At the same time as Volume 2, I had also been collating information for Volume 3: Cast and Crew which came out in 1998. This took up a notion of Dave Howe's from his days at the Reference Department - a listing of all cast including extras and the stories they were in. To give added value, David Brunt and I decided that we wanted to make clear who was credited and who wasn't, if artistes appeared only on film - a piece of information recorded on PasBs - and include many of the recasting notes I had found at Caversham [the BBC's Written Archives Centre]. David did the first draft which I then added the notes to. That tends to be the way we work - by and large. Oh, the printers printed that book the wrong size - it should have been A4 like the first two.

Also in 1998 we began to rework the Plotlines and DataFiles [DWAS publications] series of the 1980s in more detail as the Chronicles. David Brunt originally aimed to do one book on Hartnell and one book on Troughton, but I was sceptical that people would buy books of synopses - even if they did want to know the content of the missing episodes. My argument was that we should annotate the serials against script changes - which I had been impressed with in a number of Faber & Faber script books - notably The Third Man. And while we're about it, why not cover all narrative matters for the period - commissioning dates (which I was still getting from Caversham), working titles (as you know from that bloody long piece I wrote for TSV 54) and unused stories? Seasons One and Six came out last year, Season Two has just been issued - in which David has written some incredible stuff on the first drafts of Terry Nation's two scripts - and I've now got most of the manuscript for Season Five. Furthermore, I've just finished rewrites and footnotes on The Myth Makers, The Massacre of St Bartholomew's Eve and The Smugglers and am now writing from scratch the entry on The Underwater Menace - which I've very much enjoyed! Some snappy dialogue in there!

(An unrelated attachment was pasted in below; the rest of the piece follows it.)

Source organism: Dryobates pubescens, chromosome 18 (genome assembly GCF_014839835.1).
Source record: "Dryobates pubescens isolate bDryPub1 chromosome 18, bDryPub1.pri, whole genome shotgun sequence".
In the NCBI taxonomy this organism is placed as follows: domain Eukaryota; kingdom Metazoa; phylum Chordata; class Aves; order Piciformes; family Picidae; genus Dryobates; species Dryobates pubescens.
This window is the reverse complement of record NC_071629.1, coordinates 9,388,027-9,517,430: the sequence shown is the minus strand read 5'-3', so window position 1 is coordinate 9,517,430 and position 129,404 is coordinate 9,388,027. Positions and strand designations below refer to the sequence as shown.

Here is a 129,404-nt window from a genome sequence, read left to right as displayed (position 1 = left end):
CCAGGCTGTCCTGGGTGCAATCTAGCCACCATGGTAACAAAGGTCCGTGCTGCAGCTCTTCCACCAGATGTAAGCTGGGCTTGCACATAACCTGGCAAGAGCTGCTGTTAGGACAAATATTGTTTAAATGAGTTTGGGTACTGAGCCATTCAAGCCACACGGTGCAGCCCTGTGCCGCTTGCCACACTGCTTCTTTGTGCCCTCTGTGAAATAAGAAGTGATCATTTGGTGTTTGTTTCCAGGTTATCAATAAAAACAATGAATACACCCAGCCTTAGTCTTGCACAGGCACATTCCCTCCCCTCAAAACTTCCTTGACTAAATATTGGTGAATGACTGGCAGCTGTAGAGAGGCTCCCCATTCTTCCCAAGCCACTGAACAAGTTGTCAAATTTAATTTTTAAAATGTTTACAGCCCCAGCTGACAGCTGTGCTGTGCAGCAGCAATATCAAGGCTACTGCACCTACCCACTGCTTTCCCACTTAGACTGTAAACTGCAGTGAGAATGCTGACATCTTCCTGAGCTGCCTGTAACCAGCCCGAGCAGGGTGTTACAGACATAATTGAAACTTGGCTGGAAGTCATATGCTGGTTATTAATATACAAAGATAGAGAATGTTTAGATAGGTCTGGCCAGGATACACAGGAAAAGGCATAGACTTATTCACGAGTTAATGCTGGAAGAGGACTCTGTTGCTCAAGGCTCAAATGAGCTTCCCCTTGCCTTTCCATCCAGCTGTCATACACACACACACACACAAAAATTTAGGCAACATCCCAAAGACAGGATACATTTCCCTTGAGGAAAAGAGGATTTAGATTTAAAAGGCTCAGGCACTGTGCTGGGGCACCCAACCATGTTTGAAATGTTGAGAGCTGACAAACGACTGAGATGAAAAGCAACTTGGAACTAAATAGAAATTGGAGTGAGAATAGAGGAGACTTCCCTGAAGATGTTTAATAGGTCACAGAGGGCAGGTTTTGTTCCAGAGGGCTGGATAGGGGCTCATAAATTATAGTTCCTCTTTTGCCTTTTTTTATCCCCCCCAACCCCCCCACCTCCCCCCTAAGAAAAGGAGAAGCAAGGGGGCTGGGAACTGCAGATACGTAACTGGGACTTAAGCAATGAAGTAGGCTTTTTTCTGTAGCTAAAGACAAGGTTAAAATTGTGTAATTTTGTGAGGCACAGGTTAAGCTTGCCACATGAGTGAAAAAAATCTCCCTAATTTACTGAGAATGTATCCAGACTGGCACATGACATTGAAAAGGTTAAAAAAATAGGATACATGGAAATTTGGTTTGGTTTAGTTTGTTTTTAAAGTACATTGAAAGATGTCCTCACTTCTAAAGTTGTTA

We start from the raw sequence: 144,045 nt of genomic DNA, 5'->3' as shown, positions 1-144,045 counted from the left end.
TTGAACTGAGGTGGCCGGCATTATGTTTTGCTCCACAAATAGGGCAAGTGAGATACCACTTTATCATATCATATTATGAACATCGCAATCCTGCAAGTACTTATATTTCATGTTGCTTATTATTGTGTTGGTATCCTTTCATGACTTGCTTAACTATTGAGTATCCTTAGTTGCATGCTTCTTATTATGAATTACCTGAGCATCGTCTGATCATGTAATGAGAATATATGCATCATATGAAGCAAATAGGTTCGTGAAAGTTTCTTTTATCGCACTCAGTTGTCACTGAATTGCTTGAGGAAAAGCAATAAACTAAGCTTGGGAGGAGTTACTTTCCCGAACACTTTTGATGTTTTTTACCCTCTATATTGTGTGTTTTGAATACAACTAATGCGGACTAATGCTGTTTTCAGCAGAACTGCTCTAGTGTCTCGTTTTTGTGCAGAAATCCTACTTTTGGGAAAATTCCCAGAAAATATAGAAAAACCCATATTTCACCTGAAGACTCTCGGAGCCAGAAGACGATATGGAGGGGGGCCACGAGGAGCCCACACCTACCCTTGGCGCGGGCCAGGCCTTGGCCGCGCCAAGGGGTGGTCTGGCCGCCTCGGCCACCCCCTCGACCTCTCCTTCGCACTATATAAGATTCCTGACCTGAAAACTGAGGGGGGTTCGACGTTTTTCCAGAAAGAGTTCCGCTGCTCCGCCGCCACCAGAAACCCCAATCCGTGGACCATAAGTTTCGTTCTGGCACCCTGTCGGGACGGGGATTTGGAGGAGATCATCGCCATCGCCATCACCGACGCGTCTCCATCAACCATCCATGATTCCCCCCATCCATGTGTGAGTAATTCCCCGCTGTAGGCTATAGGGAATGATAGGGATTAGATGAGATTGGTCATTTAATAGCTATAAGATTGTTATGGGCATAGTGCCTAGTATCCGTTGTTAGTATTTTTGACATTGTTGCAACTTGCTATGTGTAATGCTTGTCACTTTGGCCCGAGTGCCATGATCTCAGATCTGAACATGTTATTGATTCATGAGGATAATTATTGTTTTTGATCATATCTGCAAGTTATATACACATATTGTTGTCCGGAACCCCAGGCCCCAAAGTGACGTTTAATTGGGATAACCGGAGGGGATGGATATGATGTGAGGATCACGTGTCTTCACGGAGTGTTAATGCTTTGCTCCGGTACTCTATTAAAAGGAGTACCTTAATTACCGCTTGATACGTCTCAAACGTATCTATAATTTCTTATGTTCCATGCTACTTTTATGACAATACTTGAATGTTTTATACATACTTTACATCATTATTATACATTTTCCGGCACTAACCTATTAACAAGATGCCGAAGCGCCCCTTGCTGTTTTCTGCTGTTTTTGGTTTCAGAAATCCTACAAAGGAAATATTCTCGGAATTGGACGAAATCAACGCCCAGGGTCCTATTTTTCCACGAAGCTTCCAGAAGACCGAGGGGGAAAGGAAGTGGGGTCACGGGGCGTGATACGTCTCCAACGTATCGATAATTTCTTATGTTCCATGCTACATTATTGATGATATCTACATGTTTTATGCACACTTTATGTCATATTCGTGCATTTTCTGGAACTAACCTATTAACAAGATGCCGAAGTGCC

Why won't these be professionally published?